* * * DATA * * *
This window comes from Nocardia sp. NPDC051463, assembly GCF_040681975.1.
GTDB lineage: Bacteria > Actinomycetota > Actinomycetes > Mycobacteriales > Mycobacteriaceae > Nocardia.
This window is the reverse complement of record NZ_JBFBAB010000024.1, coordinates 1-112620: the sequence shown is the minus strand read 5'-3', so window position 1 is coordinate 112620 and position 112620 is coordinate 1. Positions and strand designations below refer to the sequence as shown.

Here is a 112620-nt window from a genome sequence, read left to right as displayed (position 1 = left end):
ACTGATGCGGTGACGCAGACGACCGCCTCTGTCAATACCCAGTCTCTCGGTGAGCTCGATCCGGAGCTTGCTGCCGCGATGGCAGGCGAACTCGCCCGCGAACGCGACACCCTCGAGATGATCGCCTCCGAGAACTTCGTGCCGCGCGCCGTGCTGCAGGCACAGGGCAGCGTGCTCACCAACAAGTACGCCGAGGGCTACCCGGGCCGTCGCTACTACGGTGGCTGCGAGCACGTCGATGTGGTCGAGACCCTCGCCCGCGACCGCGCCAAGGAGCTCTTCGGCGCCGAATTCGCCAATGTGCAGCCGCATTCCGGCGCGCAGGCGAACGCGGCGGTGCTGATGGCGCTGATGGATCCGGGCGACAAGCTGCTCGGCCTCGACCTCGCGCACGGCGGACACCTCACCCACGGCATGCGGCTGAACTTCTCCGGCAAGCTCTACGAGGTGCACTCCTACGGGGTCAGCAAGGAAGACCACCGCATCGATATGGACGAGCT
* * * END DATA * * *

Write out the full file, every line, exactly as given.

This window comes from Nocardia sp. NPDC051463, assembly GCF_040681975.1.
GTDB lineage: Bacteria > Actinomycetota > Actinomycetes > Mycobacteriales > Mycobacteriaceae > Nocardia.
This window is the reverse complement of record NZ_JBFBAB010000024.1, coordinates 1-112620: the sequence shown is the minus strand read 5'-3', so window position 1 is coordinate 112620 and position 112620 is coordinate 1. Positions and strand designations below refer to the sequence as shown.

Here is a 112620-nt window from a genome sequence, read left to right as displayed (position 1 = left end):
ACTGATGCGGTGACGCAGACGACCGCCTCTGTCAATACCCAGTCTCTCGGTGAGCTCGATCCGGAGCTTGCTGCCGCGATGGCAGGCGAACTCGCCCGCGAACGCGACACCCTCGAGATGATCGCCTCCGAGAACTTCGTGCCGCGCGCCGTGCTGCAGGCACAGGGCAGCGTGCTCACCAACAAGTACGCCGAGGGCTACCCGGGCCGTCGCTACTACGGTGGCTGCGAGCACGTCGATGTGGTCGAGACCCTCGCCCGCGACCGCGCCAAGGAGCTCTTCGGCGCCGAATTCGCCAATGTGCAGCCGCATTCCGGCGCGCAGGCGAACGCGGCGGTGCTGATGGCGCTGATGGATCCGGGCGACAAGCTGCTCGGCCTCGACCTCGCGCACGGCGGACACCTCACCCACGGCATGCGGCTGAACTTCTCCGGCAAGCTCTACGAGGTGCACTCCTACGGGGTCAGCAAGGAAGACCACCGCATCGATATGGACGAGCT